Robin Pugh

Master of Arts in Education, with a concentration in Adult Education

Ms. Pugh’s culminating project provided a formula for academic success among African American K—12 students. An instructor at City College of San Francisco, her field study was a curriculum development project to support writing for digital media among community college students.

Maryam Salehomoum

Doctor of Philosophy in Special Education

Dr. Salehoumoum’s dissertation examines strategies for enhancing reading comprehension among deaf and hard-of-hearing adolescents. This groundbreaking research benefits researchers and practitioners of literacy instruction for this understudied population. She has served as an instructor and clinical supervisor in the Department of Communicative Disorders, published in a speech-language journal, and presented at national and international conferences.

Roam Romagnoli

Doctor of Education in Educational Leadership

Dr. Romagnoli dissertation on prison higher education and de-carceration uses a Critical Trans Politics framework to deconstruct the impact of incarceration on trans, queer, and women prisoners, and more broadly all incarcerated people. A tenured community college instructor, Roam’s prison reform activism includes teaching English courses to men incarcerated in the county jail system. Dr. Romagnoli is also a SF State campus winner for the 32nd annual CSU Research Competition.

Janetha Walsh

Master of Arts in Education, with a concentration in Language and Literacy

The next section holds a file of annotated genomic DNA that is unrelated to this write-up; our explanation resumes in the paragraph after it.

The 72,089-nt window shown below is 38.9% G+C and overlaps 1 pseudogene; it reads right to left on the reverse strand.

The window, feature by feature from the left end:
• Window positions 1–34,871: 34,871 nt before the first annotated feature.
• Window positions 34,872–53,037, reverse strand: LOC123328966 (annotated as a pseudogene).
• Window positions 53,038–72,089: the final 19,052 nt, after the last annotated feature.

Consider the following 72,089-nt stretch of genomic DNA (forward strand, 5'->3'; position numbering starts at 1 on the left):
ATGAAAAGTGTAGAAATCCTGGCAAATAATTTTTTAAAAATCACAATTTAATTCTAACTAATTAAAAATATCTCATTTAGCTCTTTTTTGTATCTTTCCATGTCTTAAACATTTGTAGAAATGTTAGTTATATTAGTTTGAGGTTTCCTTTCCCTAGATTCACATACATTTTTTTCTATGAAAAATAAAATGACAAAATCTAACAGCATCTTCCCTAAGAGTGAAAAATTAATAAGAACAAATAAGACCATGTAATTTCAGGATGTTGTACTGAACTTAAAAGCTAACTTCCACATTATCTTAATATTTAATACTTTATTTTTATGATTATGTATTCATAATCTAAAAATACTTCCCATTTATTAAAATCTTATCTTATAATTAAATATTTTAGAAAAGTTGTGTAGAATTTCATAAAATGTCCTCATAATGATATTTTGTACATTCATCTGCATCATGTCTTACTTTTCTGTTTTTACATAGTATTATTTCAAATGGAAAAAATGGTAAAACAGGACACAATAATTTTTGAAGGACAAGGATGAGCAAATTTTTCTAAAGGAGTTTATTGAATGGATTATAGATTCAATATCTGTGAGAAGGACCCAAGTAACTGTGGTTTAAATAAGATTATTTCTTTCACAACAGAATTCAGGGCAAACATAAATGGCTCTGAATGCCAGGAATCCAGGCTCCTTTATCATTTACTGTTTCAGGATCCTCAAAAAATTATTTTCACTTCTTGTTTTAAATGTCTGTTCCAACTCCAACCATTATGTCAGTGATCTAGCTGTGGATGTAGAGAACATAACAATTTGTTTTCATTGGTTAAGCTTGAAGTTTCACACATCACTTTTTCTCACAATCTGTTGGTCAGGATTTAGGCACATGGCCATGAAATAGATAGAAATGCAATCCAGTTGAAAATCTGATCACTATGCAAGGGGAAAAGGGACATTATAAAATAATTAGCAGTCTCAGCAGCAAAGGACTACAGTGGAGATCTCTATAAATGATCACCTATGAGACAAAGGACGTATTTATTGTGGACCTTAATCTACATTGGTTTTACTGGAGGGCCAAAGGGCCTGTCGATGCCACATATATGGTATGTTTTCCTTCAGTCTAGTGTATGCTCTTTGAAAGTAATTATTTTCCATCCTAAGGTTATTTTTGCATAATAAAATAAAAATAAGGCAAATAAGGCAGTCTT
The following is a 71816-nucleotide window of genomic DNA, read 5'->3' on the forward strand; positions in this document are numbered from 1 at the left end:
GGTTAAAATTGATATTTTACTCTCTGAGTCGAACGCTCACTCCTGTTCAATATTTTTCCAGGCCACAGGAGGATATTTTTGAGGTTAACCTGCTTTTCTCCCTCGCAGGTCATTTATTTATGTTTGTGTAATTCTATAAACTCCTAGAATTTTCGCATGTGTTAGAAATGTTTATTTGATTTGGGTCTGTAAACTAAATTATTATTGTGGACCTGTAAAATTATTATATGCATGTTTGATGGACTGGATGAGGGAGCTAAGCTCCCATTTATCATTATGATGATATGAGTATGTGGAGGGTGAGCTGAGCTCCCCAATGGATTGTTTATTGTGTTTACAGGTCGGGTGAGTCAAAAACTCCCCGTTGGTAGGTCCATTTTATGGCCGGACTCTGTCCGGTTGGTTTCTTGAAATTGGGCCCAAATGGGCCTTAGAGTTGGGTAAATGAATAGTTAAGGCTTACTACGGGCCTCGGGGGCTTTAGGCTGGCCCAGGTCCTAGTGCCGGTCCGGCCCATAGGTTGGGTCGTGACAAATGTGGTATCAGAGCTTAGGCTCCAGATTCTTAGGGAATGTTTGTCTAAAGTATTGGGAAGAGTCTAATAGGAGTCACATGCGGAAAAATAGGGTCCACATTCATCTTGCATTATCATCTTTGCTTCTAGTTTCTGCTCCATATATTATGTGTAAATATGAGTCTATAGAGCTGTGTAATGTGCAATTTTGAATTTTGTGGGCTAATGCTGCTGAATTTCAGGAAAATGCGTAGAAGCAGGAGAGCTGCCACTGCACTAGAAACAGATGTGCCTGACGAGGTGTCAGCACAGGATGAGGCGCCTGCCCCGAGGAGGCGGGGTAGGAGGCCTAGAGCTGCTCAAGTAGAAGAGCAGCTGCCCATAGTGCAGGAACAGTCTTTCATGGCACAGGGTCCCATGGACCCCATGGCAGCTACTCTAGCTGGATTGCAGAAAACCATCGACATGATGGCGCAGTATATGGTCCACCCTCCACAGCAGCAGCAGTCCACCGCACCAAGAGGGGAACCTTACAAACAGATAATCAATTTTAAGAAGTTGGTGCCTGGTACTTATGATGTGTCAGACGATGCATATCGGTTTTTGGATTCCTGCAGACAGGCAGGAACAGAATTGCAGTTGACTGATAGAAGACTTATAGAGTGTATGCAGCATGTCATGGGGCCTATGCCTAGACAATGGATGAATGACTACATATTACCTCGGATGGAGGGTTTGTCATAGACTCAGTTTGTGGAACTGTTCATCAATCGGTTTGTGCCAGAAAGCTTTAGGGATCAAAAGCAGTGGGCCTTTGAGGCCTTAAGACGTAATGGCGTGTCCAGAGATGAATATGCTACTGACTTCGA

Ms. Walsh’s thesis delved into the world of kindergarten writing, and how young children come to understand the world of print. Her research on emergent writers focused on children’s motivation and skill when writing about nature. She was awarded National Board Certification for Exceptional Teaching.

Nancy Nguyen Yee

Master of Arts in Education, with a concentration in Elementary Education

Ms. Nguyen’s thesis project explores the impact of intentional scaffolding in developing strategic and fluent first grade readers. She has also contributed to the Multiple Subject Credential Program’s new student orientation, peer advising, and additional student teaching service.

Julie Yip

Master of Arts in Education, with a concentration in Early Childhood Education

Ms. Yip’s thesis examined instructional strategies that support a toddler’s communication skills. Her analysis focused on relationship building, non-verbal communication facilitation, defining moments of self-confidence, and initiation of positive behavior. As an infant/Toddler Teacher at San Francisco State’s laboratory school, she has been instrumental in training and mentoring pre-service teachers.

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Graduate College of Education Undergraduate Student Hood Recipient

Undergraduate Hood Olivia Connor

Olivia Paige Conner